We already know how Republicans will run against Hillary Clinton, because Republican National Committee Chairman Reince Priebus is busily banging that drum.
"Hillary Clinton is, quite frankly, someone the American people can't trust," he said on CBS's Face the Nation. "This video proves why you can't trust Hillary Clinton," he wrote on his Facebook page. "We already know from recent polls that a majority of Americans do not believe she is honest or trustworthy," he pointed out in "It's a Matter of Trust," an op-ed on the party website.
It's a classic political tactic. A campaign for the White House must have a master negative narrative about its opponent. That narrative needs to be about character, not positions; presidential votes are driven by gut feelings, not issue arithmetic. The narrative also shouldn't be made from whole cloth; it should reinforce a story that already has currency in polling and media coverage.
"You can't trust Hillary Clinton" ticks those boxes. It's an appeal to emotion, not an argument about policy. It builds on the "slick Willie" narrative about her husband, who said he had "no sexual relationship with that woman, Ms. Lewinsky," which would have been technically true if only being fellated didn't count as a having sexual relationship. "You can't trust her" also builds on episodes in Secretary Clinton's past, like the missing documents from her Arkansas law firm that mysteriously turned up in the White House family quarters, or the sniper fire she said she avoided at a Bosnian airport, an account that turned out to be "just a misstatement."
The beauty of this tactic is that you can make any example that comes along fit into the master narrative. The Priebus video, for example, describes a shift in her position on the Trans-Pacific Partnership, from supportive in 2011 to wary in 2015, as a "flip-flop." Flip-flopping is a garden-variety accusation of pandering, but in the context of this dishonesty narrative, a change in position has been reframed as a lie.
That's why her supporters are heartsick when she herself appears to feed the beast. Even if nothing she did with her emails turns out to be illegal or unprecedented, and even if contributions to the Clinton Foundation are no more or less quid pros than the dark money that Super PACs contribute anonymously to both sides of the aisle, the untrustworthiness narrative draws no distinctions between a common practice and a smoking gun, between an appearance of impropriety and a flagrant breach of trust, between an inflammatory allegation and a factual explanation. Republican message discipline, amplified by billions of dollars' worth of paid ads, ensures that every day is Benghazi day.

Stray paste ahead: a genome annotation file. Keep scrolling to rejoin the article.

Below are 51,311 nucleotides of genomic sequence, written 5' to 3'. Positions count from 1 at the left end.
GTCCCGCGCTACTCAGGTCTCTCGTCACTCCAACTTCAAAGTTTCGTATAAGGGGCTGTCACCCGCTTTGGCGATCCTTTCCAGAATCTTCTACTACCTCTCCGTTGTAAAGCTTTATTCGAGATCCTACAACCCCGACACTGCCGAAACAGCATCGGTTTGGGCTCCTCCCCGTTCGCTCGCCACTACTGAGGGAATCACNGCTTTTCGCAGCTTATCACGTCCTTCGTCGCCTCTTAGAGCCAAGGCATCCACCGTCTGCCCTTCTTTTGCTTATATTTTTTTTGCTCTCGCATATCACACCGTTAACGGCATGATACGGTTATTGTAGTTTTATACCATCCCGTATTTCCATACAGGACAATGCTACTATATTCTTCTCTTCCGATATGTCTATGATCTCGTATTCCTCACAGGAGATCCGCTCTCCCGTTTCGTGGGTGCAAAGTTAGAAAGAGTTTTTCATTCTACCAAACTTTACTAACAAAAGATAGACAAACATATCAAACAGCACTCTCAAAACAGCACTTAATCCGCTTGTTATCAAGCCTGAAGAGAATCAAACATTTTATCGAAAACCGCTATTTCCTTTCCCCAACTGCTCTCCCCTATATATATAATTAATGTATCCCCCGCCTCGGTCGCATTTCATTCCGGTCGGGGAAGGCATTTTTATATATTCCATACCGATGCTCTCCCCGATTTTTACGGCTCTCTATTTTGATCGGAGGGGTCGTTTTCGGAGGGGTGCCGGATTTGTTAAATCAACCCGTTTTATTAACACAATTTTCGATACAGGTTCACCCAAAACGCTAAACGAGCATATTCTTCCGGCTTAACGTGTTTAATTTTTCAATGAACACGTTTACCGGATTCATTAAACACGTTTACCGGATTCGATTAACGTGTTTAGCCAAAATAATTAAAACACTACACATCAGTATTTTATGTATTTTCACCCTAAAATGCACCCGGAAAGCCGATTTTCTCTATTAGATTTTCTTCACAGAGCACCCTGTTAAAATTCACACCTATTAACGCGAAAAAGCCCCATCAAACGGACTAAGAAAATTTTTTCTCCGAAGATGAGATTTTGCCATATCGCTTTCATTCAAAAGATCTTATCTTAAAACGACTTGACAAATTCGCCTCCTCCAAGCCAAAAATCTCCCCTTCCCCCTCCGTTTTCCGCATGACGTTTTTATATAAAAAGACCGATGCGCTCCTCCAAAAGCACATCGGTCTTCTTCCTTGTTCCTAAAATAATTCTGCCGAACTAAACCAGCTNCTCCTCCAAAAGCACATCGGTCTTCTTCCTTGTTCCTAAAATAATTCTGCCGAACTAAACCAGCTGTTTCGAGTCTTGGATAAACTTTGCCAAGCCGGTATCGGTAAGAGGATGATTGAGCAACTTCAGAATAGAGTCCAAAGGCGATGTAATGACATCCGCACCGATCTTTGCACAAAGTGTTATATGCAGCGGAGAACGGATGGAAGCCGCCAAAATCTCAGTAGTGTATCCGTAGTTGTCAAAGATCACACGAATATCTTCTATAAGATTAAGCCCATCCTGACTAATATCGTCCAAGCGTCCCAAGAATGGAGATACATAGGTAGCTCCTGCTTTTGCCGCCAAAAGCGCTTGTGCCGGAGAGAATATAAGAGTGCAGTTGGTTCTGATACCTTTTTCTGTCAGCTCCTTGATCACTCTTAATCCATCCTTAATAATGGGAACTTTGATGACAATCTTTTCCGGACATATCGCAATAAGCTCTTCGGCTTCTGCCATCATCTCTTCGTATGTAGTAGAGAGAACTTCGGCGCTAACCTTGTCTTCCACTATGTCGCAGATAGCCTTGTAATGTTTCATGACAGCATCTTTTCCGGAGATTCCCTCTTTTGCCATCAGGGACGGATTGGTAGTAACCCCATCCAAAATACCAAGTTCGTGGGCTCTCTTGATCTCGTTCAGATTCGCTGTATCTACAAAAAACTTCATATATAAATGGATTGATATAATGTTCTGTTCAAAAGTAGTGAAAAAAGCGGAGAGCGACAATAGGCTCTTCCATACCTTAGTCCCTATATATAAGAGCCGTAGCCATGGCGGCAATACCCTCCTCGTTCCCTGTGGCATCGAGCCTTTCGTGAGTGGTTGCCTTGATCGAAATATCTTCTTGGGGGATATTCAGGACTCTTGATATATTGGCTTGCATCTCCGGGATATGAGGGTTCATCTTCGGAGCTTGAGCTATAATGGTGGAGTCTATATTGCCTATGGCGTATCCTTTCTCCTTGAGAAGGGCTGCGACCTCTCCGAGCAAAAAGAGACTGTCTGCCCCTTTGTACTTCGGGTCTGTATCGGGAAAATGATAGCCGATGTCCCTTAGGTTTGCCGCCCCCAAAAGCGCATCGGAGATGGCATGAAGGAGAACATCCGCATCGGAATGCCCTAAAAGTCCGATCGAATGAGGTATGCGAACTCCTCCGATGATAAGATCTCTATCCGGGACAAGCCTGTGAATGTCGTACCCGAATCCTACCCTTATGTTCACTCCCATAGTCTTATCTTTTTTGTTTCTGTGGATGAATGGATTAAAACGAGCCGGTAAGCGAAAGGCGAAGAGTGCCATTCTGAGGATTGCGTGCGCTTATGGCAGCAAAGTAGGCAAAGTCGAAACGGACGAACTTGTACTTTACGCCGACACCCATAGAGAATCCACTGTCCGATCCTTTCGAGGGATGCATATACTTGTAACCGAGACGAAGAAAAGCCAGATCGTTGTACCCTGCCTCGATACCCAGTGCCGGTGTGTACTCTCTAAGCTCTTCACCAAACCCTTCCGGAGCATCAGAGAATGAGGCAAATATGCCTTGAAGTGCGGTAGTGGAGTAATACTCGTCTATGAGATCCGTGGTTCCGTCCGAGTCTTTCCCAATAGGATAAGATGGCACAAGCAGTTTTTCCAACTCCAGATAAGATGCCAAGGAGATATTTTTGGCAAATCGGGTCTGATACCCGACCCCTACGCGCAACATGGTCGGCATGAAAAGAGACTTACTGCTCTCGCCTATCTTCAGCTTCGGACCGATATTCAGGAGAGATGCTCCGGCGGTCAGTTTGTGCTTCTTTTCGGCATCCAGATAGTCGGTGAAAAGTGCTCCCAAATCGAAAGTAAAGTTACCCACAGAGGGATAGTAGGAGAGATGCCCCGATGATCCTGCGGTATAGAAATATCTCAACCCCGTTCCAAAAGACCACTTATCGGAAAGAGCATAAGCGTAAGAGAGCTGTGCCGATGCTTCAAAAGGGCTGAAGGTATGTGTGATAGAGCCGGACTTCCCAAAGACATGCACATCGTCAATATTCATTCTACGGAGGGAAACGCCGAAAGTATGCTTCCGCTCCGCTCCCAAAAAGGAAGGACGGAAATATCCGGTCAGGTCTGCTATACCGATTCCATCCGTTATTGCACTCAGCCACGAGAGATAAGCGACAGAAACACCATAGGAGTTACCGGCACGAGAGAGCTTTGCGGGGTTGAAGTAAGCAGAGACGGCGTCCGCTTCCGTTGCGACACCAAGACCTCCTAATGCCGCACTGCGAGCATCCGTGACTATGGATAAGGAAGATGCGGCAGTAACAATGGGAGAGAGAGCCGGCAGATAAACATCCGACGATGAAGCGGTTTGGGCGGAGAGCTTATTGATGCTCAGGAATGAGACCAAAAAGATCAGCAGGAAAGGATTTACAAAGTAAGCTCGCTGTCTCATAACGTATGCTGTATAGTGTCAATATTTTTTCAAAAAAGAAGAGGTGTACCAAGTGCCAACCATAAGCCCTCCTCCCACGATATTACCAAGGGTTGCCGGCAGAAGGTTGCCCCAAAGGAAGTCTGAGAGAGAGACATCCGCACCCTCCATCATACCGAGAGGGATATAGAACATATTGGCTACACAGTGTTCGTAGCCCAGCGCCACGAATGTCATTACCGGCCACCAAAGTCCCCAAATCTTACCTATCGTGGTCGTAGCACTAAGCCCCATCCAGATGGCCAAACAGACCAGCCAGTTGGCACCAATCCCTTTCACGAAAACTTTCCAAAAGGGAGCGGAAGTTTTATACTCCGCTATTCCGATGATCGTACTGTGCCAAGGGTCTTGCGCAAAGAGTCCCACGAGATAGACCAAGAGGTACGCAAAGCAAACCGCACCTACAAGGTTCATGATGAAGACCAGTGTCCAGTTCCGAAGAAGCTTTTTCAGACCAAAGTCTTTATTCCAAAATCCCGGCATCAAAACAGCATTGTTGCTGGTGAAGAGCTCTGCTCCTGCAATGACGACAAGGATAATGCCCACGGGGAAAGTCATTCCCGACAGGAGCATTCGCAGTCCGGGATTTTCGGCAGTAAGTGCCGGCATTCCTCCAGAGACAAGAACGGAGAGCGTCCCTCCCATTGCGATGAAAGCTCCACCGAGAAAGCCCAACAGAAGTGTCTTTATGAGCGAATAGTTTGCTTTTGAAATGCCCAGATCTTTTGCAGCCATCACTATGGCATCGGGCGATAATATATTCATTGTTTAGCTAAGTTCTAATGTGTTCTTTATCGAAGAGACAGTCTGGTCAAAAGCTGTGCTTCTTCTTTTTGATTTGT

But this can boomerang. Consider Jeb Bush's bungled answer to Megyn Kelly's question about George W. Bush's invasion of Iraq: "Knowing what we know now, would you have authorized the invasion?" (Set aside the strangeness of the question; if people could time travel, no one would ever make preventable mistakes.)
Here's how Jeb Bush defended his brother's war: "In retrospect, the intelligence ... was faulty." This reveals the other master narrative that any campaign must deploy, a defensive story to defuse attacks -- in this case, launched improbably by Fox News. "Faulty intelligence" belongs to a master narrative about forgivable fallibility. To err is human. In a messy and dangerous world the inherent difficulty of collecting and interpreting intelligence means that, inevitably, mistakes will be made.
That's the exculpatory story that Jeb Bush and the rest of the Republican presidential field (except perhaps Rand Paul) must tell. But "faulty" is the wrong word. The right word is "fraudulent." If the intelligence justifying the invasion was later found to be unsound, well, that's unfortunate, but people aren't perfect. But if the intelligence was manipulated, concocted, cherry-picked, distorted, falsified, rigged -- if we were lied to -- then it's not a matter of knowing then what we know now. It's a matter of what we were bamboozled into believing then. As Priebus would say, "it's a matter of trust."
So the Republicans risk being caught in a trap of their own devising. The master narrative they're going with -- dishonesty -- is as dangerous for them as they want it to be for Hillary Clinton. They want the 2016 election to turn on the question "Can you trust her?" But Democrats can use jiu-jitsu and make the election turn on the question "Can you trust the people who duped you into Iraq?"
Republicans may cling to the "faulty intelligence" story, but each day brings new evidence of deceit. Michael Morrell, the former CIA deputy director and acting director who gave George W. Bush his daily intelligence briefings, has now acknowledged that Dick Cheney was lying when he told us in 2003 that Saddam Hussein "has, in fact, reconstituted nuclear weapons." Cheney and the neocons (who've now set up shop in Jeb Bush's inner circle) told us there was a link between Iraq and al-Qaeda, but Morrell told Chris Matthews that that's "not what the intelligence community" concluded. From the Nigerien yellowcake and the uranium centrifuge tubes that didn't exist to the torture that did (check out this infuriating new Frontline documentary), the factory for manufacturing the phony case for war was headquartered in the vice president's office. Cheney, not W., is the real albatross around the neck of the Republican presidential field.
If untrustworthiness is the attack they themselves are most vulnerable to, why are the Republicans working so hard to sharpen that blade? "Projective identification" is the term psychoanalyst Melanie Klein used to describe how people can unconsciously split off a part of themselves and project it onto others instead. That might be what's happening here. Reince Priebus looks at Hillary Clinton and sees a deceiver. Dude must not know he's looking in the mirror.